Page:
What some mean by “full coverage”
You might hear people refer to full coverage as your state’s required coverages, plus adding comprehensive and collision. Liability is usually a required coverage and automatically included in every car insurance policy. It pays for damages you cause to others. That could be their car, injuries, etc. Comprehensive and collision are optional coverages that cover your car if it’s damaged. Hence the misnomer of full coverage to describe adding comprehensive and collision.
Keep in mind, if you’re financing or leasing your car, your lender may require you to have comprehensive and collision.
Get a car insurance quote, and you can add these coverages. Even beyond these, we offer many other coverages for extra protection.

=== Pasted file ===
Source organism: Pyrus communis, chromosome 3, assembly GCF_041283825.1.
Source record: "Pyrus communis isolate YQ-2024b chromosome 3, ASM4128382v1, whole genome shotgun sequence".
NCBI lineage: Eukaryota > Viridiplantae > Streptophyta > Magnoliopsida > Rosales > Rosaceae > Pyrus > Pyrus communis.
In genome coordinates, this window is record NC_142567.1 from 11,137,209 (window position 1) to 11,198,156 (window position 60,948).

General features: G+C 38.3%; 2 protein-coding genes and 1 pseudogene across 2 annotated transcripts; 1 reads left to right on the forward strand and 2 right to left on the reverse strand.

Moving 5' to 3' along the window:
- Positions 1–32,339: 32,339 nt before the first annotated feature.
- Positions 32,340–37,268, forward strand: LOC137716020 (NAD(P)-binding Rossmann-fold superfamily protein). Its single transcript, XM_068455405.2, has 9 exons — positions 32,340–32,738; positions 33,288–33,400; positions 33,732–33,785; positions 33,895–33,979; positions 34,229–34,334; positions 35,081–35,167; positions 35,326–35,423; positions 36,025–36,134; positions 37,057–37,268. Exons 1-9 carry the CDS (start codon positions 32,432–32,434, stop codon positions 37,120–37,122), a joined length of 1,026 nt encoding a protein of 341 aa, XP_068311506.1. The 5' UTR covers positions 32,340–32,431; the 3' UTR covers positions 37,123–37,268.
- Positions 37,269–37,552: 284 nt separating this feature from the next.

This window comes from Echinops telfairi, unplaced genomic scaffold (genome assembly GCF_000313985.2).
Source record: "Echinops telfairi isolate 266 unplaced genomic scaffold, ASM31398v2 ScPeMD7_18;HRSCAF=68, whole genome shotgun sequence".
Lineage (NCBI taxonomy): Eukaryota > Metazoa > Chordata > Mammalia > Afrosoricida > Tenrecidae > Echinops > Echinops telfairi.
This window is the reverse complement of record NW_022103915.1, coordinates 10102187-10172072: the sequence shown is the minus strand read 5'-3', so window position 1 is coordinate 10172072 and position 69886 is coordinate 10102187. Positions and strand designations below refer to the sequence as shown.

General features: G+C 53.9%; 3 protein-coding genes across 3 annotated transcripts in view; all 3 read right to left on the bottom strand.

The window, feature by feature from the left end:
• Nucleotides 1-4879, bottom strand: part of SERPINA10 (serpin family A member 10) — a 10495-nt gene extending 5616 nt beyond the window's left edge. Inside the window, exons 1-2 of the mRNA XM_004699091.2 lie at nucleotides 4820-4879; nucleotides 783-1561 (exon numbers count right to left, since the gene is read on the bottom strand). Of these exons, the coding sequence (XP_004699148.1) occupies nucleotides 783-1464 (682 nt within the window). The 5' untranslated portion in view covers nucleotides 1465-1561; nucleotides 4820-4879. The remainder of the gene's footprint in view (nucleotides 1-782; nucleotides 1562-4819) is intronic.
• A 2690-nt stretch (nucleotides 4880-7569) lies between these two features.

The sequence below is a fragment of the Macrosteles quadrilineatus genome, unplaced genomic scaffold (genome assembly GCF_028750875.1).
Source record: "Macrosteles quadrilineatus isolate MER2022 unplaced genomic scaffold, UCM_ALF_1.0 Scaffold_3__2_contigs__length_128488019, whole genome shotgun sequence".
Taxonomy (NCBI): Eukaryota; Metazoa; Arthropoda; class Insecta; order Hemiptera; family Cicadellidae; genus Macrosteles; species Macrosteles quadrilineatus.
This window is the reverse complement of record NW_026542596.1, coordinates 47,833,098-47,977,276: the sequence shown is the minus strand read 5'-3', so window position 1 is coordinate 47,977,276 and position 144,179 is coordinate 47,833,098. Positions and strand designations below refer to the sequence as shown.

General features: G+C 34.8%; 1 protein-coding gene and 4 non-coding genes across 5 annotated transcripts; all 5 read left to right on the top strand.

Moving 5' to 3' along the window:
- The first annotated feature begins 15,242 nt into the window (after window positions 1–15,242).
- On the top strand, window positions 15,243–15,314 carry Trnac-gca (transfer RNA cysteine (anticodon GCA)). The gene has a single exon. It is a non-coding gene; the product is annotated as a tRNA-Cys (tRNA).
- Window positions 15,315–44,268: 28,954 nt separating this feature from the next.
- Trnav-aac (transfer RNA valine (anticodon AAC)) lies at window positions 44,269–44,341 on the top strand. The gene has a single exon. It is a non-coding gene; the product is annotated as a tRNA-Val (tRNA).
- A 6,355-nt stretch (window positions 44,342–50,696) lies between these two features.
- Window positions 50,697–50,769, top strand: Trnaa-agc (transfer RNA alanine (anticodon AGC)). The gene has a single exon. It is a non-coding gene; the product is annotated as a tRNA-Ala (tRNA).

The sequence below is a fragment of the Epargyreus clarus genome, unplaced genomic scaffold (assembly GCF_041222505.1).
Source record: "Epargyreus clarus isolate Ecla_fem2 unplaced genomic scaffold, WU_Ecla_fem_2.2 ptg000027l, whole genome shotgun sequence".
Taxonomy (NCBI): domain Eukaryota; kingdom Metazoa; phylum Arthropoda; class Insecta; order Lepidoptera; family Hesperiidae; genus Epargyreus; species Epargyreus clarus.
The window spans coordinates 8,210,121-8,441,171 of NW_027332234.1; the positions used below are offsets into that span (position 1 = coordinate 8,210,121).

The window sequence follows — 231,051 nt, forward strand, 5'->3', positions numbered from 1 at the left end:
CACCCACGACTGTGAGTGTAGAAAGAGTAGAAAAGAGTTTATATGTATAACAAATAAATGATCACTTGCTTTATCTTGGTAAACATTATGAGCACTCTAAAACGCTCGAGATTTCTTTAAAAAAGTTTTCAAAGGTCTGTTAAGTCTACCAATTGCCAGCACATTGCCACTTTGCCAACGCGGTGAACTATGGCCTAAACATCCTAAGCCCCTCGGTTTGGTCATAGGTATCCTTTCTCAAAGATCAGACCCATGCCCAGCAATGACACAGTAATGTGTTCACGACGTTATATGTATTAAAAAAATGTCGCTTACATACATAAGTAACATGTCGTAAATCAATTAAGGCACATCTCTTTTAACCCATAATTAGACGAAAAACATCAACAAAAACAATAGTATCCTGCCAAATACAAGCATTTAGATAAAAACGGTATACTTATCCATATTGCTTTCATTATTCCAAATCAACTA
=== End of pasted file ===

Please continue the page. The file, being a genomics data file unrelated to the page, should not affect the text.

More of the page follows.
Some of the many coverages we offer
Coverages that pay for others’ damages
Liability: If you’re at fault in an accident, liability pays for damage you cause. That can mean damage to other cars, property (mailboxes, houses, etc.) and other drivers’/passengers’ injuries. Liability even covers you if someone else sues you. You’re covered up to the limit you choose. Most insurers offer up to $500,000 in liability coverage.
Remember, if you cause a serious accident, someone could sue you and come after everything you have, including your assets, house, future wages, and possibly even your retirement accounts. That’s why you should always have enough to cover all the money and assets you have (your total net worth).
Coverages that pay for your car
Comprehensive and collision: If you add these coverages and your car is totaled, your insurer will pay out how much it’s worth (minus your deductible). In fact, we insure cars up to $150,000.